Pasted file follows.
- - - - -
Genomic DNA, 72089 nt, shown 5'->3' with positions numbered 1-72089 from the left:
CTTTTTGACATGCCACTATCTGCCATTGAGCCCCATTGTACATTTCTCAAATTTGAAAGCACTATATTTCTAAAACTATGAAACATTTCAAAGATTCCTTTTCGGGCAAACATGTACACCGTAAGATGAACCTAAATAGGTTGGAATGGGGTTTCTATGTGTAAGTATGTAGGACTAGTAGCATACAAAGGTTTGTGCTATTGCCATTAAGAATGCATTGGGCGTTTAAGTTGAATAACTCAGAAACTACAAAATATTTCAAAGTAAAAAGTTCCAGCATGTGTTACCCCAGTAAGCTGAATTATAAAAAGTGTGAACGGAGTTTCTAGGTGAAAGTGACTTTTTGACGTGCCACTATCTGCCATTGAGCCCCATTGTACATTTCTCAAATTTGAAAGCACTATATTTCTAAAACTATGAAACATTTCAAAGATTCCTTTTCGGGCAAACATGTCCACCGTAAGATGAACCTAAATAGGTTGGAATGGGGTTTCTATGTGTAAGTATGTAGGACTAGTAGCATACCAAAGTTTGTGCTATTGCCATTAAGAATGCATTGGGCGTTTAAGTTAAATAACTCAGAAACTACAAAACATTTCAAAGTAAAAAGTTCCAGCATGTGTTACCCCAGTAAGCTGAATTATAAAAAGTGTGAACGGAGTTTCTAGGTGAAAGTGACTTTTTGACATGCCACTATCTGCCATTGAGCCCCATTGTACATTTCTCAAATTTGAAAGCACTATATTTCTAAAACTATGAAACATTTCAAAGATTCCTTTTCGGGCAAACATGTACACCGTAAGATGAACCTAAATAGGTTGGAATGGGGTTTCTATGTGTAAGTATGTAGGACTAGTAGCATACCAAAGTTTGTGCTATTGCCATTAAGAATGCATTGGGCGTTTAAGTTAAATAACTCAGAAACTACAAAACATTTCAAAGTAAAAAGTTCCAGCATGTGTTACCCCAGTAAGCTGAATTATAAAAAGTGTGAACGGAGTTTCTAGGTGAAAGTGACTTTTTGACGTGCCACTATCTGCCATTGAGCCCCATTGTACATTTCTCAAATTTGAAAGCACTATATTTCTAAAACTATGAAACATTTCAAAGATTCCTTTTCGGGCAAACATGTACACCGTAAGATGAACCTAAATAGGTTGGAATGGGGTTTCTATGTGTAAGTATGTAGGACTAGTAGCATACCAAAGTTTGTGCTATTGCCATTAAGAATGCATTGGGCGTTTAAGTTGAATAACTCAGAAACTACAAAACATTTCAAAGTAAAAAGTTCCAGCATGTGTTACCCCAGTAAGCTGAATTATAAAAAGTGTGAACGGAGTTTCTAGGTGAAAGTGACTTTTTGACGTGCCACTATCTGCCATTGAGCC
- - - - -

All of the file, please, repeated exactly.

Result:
Genomic DNA, 72089 nt, shown 5'->3' with positions numbered 1-72089 from the left:
CTTTTTGACATGCCACTATCTGCCATTGAGCCCCATTGTACATTTCTCAAATTTGAAAGCACTATATTTCTAAAACTATGAAACATTTCAAAGATTCCTTTTCGGGCAAACATGTACACCGTAAGATGAACCTAAATAGGTTGGAATGGGGTTTCTATGTGTAAGTATGTAGGACTAGTAGCATACAAAGGTTTGTGCTATTGCCATTAAGAATGCATTGGGCGTTTAAGTTGAATAACTCAGAAACTACAAAATATTTCAAAGTAAAAAGTTCCAGCATGTGTTACCCCAGTAAGCTGAATTATAAAAAGTGTGAACGGAGTTTCTAGGTGAAAGTGACTTTTTGACGTGCCACTATCTGCCATTGAGCCCCATTGTACATTTCTCAAATTTGAAAGCACTATATTTCTAAAACTATGAAACATTTCAAAGATTCCTTTTCGGGCAAACATGTCCACCGTAAGATGAACCTAAATAGGTTGGAATGGGGTTTCTATGTGTAAGTATGTAGGACTAGTAGCATACCAAAGTTTGTGCTATTGCCATTAAGAATGCATTGGGCGTTTAAGTTAAATAACTCAGAAACTACAAAACATTTCAAAGTAAAAAGTTCCAGCATGTGTTACCCCAGTAAGCTGAATTATAAAAAGTGTGAACGGAGTTTCTAGGTGAAAGTGACTTTTTGACATGCCACTATCTGCCATTGAGCCCCATTGTACATTTCTCAAATTTGAAAGCACTATATTTCTAAAACTATGAAACATTTCAAAGATTCCTTTTCGGGCAAACATGTACACCGTAAGATGAACCTAAATAGGTTGGAATGGGGTTTCTATGTGTAAGTATGTAGGACTAGTAGCATACCAAAGTTTGTGCTATTGCCATTAAGAATGCATTGGGCGTTTAAGTTAAATAACTCAGAAACTACAAAACATTTCAAAGTAAAAAGTTCCAGCATGTGTTACCCCAGTAAGCTGAATTATAAAAAGTGTGAACGGAGTTTCTAGGTGAAAGTGACTTTTTGACGTGCCACTATCTGCCATTGAGCCCCATTGTACATTTCTCAAATTTGAAAGCACTATATTTCTAAAACTATGAAACATTTCAAAGATTCCTTTTCGGGCAAACATGTACACCGTAAGATGAACCTAAATAGGTTGGAATGGGGTTTCTATGTGTAAGTATGTAGGACTAGTAGCATACCAAAGTTTGTGCTATTGCCATTAAGAATGCATTGGGCGTTTAAGTTGAATAACTCAGAAACTACAAAACATTTCAAAGTAAAAAGTTCCAGCATGTGTTACCCCAGTAAGCTGAATTATAAAAAGTGTGAACGGAGTTTCTAGGTGAAAGTGACTTTTTGACGTGCCACTATCTGCCATTGAGCC